One of the first records I remember hearing was Elton John’s Greatest Hits — the one with him in that white suit, staring back at me from the album cover. Being 10 years old at the time, I was just discovering my musical taste buds. “Crocodile Rock” was yummy.
The only consolation about just missing the classic late ’60s/ early ’70s era of rock ’n’ roll is that I’ve been able to rediscover it. I did that with the Who and the Stones in college, devouring everything they did. Lately, it’s been Elton John — who’s playing here at the Spokane Arena Friday with some of his original band members. If you’re going, all I can say is … Lucky!
What’s odd is that my favorite Elton John record today didn’t land a single track on Greatest Hits. For me, all his early albums are great, but Tumbleweed Connection (1970) is the essence of Elton — before the glammy glasses and being knighted by the Queen.
It’s one of those rare records that reaches the heights of great literature on the power of John’s impeccable sound and Bernie Taupin’s lyrics. The most remarkable thing about Elton John is that the genius of his music comes from a partnership. Most of his lyrics have been written by Taupin; they started collaborating when they answered the same musician-wanted ad in London in 1967.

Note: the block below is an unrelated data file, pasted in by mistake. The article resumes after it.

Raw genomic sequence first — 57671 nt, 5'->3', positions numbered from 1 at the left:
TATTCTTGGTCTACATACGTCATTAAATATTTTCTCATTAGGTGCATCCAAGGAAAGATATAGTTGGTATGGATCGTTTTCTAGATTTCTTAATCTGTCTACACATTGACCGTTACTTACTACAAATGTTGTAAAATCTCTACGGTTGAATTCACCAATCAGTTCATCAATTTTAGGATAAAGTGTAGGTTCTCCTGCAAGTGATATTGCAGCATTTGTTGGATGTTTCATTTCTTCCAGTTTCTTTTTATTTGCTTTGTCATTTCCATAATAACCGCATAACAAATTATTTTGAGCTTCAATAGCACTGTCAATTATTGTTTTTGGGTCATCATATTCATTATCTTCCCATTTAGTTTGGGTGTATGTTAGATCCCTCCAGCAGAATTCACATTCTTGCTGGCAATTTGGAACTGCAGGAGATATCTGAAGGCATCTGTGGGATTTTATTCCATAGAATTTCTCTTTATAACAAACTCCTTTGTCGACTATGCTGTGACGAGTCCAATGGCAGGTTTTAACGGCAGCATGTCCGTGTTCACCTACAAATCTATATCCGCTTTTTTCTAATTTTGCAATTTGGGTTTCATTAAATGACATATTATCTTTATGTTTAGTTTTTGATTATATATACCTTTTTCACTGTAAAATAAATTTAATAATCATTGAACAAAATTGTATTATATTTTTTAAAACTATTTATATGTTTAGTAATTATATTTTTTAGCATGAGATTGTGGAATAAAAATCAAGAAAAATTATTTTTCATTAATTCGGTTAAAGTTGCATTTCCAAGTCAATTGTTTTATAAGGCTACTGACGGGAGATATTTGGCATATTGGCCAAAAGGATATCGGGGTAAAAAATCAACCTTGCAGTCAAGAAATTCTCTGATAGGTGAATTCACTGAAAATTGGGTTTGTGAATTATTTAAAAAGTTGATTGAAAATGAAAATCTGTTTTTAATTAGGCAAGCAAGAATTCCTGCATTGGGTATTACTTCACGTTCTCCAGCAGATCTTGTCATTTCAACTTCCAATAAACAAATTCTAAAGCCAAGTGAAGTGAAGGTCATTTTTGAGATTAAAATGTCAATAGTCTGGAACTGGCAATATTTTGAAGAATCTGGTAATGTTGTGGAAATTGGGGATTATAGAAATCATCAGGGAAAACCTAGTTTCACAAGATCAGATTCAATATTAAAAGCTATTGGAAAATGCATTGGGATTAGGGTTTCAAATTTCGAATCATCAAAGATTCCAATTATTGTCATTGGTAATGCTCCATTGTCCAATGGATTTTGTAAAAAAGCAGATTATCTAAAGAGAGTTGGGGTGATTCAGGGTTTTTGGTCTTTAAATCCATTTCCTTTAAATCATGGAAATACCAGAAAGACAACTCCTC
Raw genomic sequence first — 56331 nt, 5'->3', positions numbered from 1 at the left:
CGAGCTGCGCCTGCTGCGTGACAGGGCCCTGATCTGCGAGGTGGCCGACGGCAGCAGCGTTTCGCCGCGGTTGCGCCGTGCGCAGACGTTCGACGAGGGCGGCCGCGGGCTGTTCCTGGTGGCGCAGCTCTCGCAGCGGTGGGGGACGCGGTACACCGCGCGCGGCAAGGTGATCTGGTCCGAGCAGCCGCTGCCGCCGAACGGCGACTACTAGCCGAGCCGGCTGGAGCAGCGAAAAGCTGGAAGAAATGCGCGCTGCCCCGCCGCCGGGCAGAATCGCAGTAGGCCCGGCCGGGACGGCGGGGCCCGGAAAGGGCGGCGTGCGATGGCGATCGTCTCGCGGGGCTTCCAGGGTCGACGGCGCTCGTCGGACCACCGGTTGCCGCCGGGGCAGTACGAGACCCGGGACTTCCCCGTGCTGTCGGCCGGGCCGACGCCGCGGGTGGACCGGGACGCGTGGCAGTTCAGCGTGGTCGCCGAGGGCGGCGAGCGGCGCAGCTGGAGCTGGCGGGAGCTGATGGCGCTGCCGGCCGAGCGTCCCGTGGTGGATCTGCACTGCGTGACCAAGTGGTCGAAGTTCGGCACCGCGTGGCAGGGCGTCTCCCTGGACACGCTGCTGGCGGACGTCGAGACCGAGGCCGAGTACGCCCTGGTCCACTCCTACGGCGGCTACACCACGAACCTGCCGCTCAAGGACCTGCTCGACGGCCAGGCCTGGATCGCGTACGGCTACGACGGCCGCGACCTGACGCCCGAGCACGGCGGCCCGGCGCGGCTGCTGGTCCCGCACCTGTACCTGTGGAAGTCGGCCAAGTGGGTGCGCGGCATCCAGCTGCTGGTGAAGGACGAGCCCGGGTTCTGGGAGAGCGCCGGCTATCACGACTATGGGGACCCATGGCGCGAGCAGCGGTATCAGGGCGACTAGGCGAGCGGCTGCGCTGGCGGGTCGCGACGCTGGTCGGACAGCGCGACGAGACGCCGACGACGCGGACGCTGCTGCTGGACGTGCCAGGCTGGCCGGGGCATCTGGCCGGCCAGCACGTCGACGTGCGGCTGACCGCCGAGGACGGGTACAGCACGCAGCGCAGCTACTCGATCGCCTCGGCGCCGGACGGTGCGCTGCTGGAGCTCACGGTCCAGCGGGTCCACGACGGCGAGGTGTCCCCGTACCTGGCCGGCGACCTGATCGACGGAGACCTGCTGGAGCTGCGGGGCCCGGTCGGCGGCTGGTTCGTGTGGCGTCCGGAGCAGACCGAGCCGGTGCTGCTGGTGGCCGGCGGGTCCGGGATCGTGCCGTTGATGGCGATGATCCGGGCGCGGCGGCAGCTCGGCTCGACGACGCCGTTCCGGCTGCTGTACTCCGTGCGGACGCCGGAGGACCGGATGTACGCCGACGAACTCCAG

Taupin came from the country, and he always had a fascination with the rural American experience; Tumbleweed Connection is a series of vignettes about old soldiers, farmers, outlaws and men desperate to save their families. The lyrics — more evocative than literal — are powered by American roots music, mining the same vein that the Band and the Grateful Dead were working at the time. It’s a genre that’s still kicking today in the music of Ray LaMontagne and Wilco.
Our own stories of the pioneers are so familiar, we may not see them quite the same way a young Brit on a Lincolnshire farm did in his daydreams. But Tumbleweed Connection should be somewhere in the discussion with Zane Grey novels and John Ford movies when it comes to the great monuments of the West. (The song “Indian Sunset,” from Elton John’s next record, Madman Across the Water (1971), is also worthy of a mention as an epic rumination on the fate of Indians in the Old West.)
Elton John has given us great music over the years, and Friday’s concert will celebrate that. But he and Bernie Taupin also created some truly great art along the way.
Ted S. McGregor Jr. is the Editor and Publisher of The Inlander.